Parc des Buttes-Chaumont, Birahi
About Parc des Buttes-Chaumont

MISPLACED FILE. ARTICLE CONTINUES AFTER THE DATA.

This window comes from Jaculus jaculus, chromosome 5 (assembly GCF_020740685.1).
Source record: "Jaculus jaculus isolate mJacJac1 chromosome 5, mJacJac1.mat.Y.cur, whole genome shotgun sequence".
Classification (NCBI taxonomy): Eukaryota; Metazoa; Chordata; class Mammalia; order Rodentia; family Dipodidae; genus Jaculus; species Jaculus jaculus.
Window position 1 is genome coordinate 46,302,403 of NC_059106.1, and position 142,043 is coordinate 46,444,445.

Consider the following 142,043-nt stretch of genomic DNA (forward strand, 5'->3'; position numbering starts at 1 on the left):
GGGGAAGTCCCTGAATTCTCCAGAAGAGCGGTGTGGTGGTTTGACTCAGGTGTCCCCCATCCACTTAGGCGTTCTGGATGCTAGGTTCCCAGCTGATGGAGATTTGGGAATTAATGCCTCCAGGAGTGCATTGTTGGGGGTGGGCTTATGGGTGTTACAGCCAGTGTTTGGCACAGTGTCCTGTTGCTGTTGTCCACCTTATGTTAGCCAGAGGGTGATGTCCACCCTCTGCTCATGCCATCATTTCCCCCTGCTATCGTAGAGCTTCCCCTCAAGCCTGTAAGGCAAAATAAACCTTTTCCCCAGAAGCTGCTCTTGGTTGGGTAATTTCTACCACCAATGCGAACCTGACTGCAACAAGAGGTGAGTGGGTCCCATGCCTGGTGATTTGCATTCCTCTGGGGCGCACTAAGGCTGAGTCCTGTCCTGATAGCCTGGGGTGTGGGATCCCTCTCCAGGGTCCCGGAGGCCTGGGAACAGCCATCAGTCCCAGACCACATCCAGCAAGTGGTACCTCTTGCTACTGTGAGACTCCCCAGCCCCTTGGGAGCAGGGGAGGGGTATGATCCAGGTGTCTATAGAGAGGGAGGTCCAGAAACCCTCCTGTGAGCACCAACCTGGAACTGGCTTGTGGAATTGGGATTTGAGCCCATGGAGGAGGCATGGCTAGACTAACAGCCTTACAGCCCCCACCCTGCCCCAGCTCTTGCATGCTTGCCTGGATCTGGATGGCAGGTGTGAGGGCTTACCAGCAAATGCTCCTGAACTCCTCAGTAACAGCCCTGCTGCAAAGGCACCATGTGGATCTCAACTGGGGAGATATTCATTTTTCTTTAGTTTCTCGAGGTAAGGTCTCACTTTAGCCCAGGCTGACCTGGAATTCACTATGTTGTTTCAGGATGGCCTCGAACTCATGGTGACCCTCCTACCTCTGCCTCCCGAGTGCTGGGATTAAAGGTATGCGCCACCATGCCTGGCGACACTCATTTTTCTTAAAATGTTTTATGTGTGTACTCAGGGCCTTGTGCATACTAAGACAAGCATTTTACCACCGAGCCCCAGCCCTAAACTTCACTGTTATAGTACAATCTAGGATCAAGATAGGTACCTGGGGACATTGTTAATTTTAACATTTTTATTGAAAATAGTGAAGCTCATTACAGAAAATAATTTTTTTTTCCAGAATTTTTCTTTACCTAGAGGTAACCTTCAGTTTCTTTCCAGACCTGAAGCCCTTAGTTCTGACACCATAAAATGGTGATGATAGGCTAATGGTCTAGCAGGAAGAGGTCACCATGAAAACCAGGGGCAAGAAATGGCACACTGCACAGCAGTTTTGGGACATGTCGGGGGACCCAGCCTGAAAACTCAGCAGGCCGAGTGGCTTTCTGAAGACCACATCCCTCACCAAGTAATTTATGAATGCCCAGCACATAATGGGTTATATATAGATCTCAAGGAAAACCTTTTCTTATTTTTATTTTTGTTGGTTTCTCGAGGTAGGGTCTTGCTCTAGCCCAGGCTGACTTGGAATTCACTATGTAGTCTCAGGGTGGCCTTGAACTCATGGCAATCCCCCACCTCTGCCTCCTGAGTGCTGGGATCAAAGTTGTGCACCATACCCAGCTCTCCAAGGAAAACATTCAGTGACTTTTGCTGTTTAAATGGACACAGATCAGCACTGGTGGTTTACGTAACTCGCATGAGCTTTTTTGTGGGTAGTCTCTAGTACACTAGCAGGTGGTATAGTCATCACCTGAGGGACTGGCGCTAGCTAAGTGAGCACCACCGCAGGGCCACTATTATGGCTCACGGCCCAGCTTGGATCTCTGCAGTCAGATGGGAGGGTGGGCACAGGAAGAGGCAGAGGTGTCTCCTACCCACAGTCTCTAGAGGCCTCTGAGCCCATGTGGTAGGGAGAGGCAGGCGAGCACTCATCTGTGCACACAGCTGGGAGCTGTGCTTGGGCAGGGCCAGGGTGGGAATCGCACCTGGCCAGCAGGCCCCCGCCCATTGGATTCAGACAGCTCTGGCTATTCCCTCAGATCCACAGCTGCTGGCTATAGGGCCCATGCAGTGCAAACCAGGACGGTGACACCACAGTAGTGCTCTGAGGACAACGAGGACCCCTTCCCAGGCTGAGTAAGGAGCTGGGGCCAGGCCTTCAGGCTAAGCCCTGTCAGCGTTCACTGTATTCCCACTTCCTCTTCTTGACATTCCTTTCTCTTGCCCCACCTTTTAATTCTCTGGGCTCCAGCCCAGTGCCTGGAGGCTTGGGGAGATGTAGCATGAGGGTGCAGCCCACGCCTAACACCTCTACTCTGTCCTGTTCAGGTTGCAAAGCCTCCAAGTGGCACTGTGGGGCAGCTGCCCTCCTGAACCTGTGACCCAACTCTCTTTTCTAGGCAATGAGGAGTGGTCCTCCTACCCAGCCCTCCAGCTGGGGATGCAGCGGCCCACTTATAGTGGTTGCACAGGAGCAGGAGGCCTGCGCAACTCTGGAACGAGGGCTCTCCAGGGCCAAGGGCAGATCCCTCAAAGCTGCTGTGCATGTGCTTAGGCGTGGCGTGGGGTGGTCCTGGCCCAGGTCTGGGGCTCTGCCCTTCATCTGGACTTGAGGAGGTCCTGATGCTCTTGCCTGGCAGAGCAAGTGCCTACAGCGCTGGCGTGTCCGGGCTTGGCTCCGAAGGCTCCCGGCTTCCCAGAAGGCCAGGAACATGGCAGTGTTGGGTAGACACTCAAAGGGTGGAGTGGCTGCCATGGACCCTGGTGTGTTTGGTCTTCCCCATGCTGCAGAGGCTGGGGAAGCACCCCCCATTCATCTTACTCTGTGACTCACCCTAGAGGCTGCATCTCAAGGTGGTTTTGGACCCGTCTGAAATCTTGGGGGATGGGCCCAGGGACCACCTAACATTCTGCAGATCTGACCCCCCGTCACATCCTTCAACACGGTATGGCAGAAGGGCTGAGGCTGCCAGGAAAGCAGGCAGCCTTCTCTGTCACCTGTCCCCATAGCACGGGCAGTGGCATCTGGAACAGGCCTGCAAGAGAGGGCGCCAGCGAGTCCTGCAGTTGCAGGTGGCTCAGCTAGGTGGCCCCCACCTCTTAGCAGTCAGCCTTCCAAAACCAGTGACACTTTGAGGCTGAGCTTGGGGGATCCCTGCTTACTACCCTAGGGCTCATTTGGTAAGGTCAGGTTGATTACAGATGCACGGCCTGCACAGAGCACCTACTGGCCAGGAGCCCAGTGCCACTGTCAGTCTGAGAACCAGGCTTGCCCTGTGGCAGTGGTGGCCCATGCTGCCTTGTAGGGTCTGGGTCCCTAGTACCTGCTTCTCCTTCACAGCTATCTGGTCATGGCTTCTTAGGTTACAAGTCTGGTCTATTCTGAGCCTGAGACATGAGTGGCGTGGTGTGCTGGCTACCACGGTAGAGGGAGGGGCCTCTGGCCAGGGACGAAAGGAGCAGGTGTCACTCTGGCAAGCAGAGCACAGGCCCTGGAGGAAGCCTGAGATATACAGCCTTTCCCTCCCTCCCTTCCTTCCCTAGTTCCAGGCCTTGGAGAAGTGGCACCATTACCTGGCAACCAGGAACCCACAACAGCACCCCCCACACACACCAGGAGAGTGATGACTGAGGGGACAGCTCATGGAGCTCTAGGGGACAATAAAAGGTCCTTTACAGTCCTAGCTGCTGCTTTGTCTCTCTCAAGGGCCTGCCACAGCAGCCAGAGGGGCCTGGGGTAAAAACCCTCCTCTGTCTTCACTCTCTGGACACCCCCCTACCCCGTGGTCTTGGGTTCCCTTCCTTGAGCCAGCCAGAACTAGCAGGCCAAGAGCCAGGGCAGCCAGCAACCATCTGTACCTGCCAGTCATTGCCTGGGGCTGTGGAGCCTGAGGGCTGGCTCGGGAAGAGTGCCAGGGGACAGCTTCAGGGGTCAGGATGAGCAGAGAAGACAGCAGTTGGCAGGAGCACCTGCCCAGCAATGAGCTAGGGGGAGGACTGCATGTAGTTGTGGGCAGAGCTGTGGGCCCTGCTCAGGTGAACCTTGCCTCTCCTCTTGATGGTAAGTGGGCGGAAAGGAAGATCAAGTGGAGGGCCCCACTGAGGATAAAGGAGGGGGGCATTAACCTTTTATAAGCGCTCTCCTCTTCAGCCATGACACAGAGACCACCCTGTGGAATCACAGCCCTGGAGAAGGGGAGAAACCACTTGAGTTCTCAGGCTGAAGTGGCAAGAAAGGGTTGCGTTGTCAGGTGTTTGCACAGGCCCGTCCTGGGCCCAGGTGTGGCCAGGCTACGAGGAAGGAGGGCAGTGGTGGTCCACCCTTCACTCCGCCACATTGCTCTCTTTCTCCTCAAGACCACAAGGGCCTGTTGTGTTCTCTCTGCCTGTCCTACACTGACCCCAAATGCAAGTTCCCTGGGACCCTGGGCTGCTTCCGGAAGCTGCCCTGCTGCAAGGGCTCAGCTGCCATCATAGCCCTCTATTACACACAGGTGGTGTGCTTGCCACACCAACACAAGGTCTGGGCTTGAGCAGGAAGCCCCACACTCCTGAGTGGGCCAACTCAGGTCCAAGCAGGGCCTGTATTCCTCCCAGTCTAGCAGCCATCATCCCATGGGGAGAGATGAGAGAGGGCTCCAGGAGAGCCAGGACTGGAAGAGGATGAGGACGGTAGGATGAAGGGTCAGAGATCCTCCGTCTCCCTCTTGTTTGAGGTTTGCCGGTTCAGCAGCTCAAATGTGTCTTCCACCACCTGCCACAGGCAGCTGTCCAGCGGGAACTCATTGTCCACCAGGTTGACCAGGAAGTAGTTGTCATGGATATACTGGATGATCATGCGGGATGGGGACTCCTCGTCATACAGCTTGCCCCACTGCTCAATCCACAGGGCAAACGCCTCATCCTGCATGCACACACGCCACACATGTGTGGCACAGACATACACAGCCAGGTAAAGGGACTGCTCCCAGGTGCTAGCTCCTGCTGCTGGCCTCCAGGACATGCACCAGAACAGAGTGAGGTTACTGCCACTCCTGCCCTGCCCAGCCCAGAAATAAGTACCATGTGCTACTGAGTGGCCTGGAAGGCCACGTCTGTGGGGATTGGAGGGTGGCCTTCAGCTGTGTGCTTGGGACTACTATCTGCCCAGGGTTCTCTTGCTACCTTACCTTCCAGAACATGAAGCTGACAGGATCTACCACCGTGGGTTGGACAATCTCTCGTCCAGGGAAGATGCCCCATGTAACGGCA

The park took its name from the bleak hill which occupied the site, which, because of the chemical composition of its soil, was almost bare of vegetation – it was called Chauve-mont, or bare hill. The area, just outside the limits of Paris until the mid-19th century, had a sinister reputation; it was the site of the Gibbet of Montfaucon, the notorious place where from the 13th century until 1760, the bodies of hanged criminals were displayed after their executions. After the 1789 Revolution, it became a refuse dump, and then a place for cutting up horse carcasses and a depository for sewage. The director of public works of Paris and builder of the Park, Jean-Charles Alphand, reported that "the site spread infectious emanations not only to the neighboring areas, but, following the direction of the wind, over the entire city."Another part of the site was a former gypsum and limestone quarry mined for the construction of buildings in Paris and in the United States. This raw material was used for a long time to produce plaster and lime. In order to make lime, gypsum was heated in furnaces. This activity was maintained until the second half of the 19th century. By the end of the 1850s, the quarry was exhausted. That quarry also yielded Eocene mammal fossils, including Palaeotherium, which were studied by Georges Cuvier. This not-very-promising site was chosen by Baron Haussmann, the Prefet of Paris, for the site of a new public park for the recreation and pleasure of the rapidly growing population of the new 19th and 20th arrondissements of Paris, which had been annexed to the city in 1860. The work on the park began in 1864, under the direction of Alphand, who used all the experience and lessons he had learned in making the Bois de Boulogne and the Bois de Vincennes. Two years were required simply to terrace the land. Then a railroad track was laid to bring in cars carrying two hundred thousand cubic meters of topsoil. A thousand workers remade the landscape, digging a lake and shaping the lawns and hillsides. Explosives were used to sculpt the buttes themselves and the former quarry into a picturesque mountain fifty meters high with cliffs, an interior grotto, pinnacles and arches. Hydraulic pumps were installed to lift the water from the canal of the Ourcq River up the highest point on the promontory, to create a dramatic waterfall. The chief gardener of Paris, horticulturist Jean-Pierre Barillet-Deschamps, then went to work, planting thousands of trees, shrubs and flowers, along with creating sloping lawns. At the same time, the city's chief architect, Gabriel Davioud, designed the miniature Roman temple on the top of the promontory, modeled after that at Tivoli near Rome, as well as belvederes, restaurants modeled after Swiss chalets, and gatehouses like rustic cottages, completing the imaginary landscape. The park opened on 1 April 1867, coinciding with the opening of the Paris Universal Exposition, and becoming an instant popular success with the Parisians.